1. Click the +Custom Audience button on the AUDIENCE page of your experiment.

  2. Enter a title and description for the custom segment you want to create.

  3. From the Segment dropdown, choose the modifier and value for the selected audience segment as shown in the screenshot. Learn more about the different types of custom audience segments and the modifier conditions available in PageSense. 


  4. Ensure you choose the condition as ‘AND’ or 'OR' depending on the segment you want to create.

  5. From the Segment dropdown, choose the second modifier and value for the selected audience segment as shown in the screenshot.
    The final selection looks like:

  6. Click the Save Audience button.
    The saved segment will appear under the Custom Segments section across all of your experiments in PageSense and you can apply the same for any experiment.
Below are a few examples that show you the most effective ways to define custom audiences in PageSense for running your experiments better:

Target your experiment by geographical location
If you're looking to expand your online business to international audiences and want to understand which city or country markets are good for your business, choose to target your experiments to audiences based on the location.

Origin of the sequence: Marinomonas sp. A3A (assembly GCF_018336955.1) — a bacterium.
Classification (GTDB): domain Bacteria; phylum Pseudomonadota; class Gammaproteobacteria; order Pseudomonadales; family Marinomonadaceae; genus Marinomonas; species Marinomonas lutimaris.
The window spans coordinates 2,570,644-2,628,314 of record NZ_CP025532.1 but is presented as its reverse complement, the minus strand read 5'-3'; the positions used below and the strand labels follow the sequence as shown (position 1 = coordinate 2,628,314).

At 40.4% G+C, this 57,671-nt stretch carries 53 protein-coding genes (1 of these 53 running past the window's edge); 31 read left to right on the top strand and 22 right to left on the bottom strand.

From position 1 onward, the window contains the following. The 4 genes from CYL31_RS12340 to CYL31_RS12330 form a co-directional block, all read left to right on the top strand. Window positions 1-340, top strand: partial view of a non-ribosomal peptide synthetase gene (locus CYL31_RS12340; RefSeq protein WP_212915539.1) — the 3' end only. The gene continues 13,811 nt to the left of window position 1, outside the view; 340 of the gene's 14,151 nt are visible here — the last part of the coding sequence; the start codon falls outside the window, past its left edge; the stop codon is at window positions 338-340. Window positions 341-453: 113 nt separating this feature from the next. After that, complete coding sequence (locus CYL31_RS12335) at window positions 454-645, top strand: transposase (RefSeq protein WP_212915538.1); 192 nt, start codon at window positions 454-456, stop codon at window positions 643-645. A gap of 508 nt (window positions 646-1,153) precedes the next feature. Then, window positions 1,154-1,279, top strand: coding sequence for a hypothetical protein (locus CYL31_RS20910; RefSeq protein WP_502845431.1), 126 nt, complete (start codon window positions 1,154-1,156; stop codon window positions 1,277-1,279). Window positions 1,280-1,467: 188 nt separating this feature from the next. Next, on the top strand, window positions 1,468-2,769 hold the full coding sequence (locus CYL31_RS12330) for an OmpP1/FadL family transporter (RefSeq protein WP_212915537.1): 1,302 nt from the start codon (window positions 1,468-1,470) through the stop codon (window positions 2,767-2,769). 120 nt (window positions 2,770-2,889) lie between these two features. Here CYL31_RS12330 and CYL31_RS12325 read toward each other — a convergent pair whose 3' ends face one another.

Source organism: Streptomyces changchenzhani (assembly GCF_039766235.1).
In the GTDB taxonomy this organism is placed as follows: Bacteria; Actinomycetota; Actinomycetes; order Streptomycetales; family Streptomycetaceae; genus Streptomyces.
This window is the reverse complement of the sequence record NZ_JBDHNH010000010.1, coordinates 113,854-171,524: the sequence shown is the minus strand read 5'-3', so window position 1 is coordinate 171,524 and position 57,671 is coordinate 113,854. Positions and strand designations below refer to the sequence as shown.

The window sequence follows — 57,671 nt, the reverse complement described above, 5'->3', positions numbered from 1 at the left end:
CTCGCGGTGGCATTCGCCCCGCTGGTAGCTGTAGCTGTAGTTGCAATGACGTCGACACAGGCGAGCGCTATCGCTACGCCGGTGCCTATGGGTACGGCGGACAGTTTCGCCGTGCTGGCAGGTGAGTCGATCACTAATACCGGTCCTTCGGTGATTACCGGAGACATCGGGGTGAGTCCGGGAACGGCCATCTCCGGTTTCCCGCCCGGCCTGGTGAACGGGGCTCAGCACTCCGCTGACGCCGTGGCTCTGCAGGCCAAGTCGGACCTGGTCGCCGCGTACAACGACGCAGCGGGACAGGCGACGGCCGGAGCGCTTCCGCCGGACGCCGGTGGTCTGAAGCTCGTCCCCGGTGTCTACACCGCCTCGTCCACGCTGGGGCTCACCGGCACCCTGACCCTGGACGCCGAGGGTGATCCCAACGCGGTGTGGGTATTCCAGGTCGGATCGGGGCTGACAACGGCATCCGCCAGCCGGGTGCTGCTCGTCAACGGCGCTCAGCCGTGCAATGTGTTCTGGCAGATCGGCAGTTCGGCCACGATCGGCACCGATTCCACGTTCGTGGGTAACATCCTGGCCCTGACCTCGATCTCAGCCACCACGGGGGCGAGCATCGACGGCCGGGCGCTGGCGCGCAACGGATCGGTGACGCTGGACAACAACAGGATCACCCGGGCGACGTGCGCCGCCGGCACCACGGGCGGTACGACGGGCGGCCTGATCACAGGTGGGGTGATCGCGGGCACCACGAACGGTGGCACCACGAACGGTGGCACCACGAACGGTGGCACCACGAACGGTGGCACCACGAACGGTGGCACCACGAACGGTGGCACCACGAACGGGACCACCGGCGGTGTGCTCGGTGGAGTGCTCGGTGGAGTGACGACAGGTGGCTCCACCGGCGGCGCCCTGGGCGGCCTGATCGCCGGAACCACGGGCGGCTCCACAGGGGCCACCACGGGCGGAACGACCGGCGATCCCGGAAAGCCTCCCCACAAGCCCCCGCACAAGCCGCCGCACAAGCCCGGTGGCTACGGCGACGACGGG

Targeting your experiment by your visitors' geographic location, such as country, city, or region, is a powerful option when you want to show personalized web page content or run advertisement campaigns that match the interest of audiences from specific areas. This type of targeting is driven by factors like local festivals celebrated, popular regional news, tourism attractions, or business events happening in a region.

For example, say you own an ecommerce site, and you want to show personalized product recommendations to visitors from United Kingdom during the Christmas season. In this case, you can create a custom audience segment that targets your experiment page to visitors from this particular location as shown in the screenshot below.


Note: You can also use this option to target your experiment based on the languages spoken by visitors in different countries.

Target your experiment by query parameters
While running ad campaigns, it's important to both target the right consumers and provide the most relevant information to them on your website. If you find the right user who clicks on your ad, but the landing page for that ad isn’t customized, that conversion could be lost.